But the writer of this psalm also understood that his “smallness” (and the smallness of humanity) was only half the story!  Yes, he knew that he was, in a certain sense, just a little “speck” in the vastness of God’s creation—and a very imperfect speck at that!  But at the very same time he knew that he was a glorious speck, because—unlike everything else in the material universe—he was made in the image and likeness of the Creator himself:  Yet you have made him little less than a god; with glory and honor you crowned him, gave him power over the works of your hands, put all things under his feet.  All of them, sheep and cattle, yes, even the savage beasts, birds of the air, and fish that make their way through the waters.

The writer of the 8th psalm definitely knew his place in the grand scheme of things.

I mention this today because we’re living in a world right now where many people do not know their place—nor do some of them even care to know their place—and the consequences of this are often disastrous.  Some don’t know their place, for example, because they think they’re God!  They write their own rules for their lives; they don’t ever stop to consider that there might actually be an authority beyond themselves that they’re accountable to.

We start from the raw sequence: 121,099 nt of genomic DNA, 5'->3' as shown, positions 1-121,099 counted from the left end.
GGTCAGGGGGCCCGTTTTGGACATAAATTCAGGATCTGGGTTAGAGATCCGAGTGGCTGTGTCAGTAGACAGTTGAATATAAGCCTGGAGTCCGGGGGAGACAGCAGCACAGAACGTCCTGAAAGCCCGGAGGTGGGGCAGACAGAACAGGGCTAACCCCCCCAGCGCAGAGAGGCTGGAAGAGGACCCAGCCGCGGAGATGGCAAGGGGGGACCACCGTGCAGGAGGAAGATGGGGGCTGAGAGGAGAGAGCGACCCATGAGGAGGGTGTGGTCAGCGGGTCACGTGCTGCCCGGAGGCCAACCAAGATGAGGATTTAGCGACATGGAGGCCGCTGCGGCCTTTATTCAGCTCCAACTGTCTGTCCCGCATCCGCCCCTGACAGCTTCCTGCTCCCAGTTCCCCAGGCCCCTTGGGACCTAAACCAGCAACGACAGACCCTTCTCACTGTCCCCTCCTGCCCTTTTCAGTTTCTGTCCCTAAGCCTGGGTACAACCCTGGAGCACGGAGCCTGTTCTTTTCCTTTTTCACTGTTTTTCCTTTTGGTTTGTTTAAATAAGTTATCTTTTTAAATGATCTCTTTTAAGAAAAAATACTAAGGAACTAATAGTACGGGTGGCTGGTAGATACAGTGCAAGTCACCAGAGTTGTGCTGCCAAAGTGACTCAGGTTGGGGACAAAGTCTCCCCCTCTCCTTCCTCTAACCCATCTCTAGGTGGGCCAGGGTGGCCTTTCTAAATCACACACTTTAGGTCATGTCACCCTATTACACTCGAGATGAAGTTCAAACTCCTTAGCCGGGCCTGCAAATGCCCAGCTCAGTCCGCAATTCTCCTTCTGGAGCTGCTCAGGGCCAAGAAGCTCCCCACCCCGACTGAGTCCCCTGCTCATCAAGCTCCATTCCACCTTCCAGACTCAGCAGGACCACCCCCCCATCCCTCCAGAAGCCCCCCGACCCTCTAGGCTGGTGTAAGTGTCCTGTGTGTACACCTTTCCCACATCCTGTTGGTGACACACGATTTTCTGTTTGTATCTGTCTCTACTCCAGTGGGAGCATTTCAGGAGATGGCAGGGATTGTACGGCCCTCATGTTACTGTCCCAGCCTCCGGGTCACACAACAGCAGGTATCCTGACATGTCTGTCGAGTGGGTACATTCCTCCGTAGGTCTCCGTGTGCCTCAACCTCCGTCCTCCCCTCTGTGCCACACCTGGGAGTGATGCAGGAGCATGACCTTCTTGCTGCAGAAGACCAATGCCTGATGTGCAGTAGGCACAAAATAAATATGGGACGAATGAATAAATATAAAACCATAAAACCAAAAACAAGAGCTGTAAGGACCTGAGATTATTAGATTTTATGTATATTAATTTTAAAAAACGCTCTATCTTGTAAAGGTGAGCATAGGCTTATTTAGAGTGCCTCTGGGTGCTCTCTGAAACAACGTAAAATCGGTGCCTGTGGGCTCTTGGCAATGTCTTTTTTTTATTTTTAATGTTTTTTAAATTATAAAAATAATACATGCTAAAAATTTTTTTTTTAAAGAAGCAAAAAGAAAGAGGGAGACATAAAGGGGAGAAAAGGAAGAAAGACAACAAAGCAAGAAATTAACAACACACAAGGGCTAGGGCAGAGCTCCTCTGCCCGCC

If they were honest about it, they would tell you that they think the first line of Psalm 8 should be changed to include their name!

“How great is your name, O Fr. Ray, through all the earth!”

Sounds pretty ridiculous, doesn’t it?

Well, remember it would sound just as ridiculous with your name in there—or anyone else’s.

Others who don’t know their place do understand their smallness—their failures, their weaknesses, their sins, etc.—but they forget their intrinsic value as human beings created in the image and likeness of Almighty God.  All of which makes them prone to despair.

Sadly, the number in this particular group appears to be growing at an alarming rate—at least according to the New York Times.  On the Times’ website this past April 22nd an article appeared that had the following disturbing headline: “U.S. Suicide Rate Surges to a 30-Year High.”

That title says it all.

And then there are those who know their own personal dignity as human beings, but who fail to recognize that very same dignity in other people, and who fail to recognize the uniqueness of human beings compared with the rest of God’s creation.  The best way I can illustrate what this group is like is with a quote from Fr. Brian Sistare that I found on his blog the other day: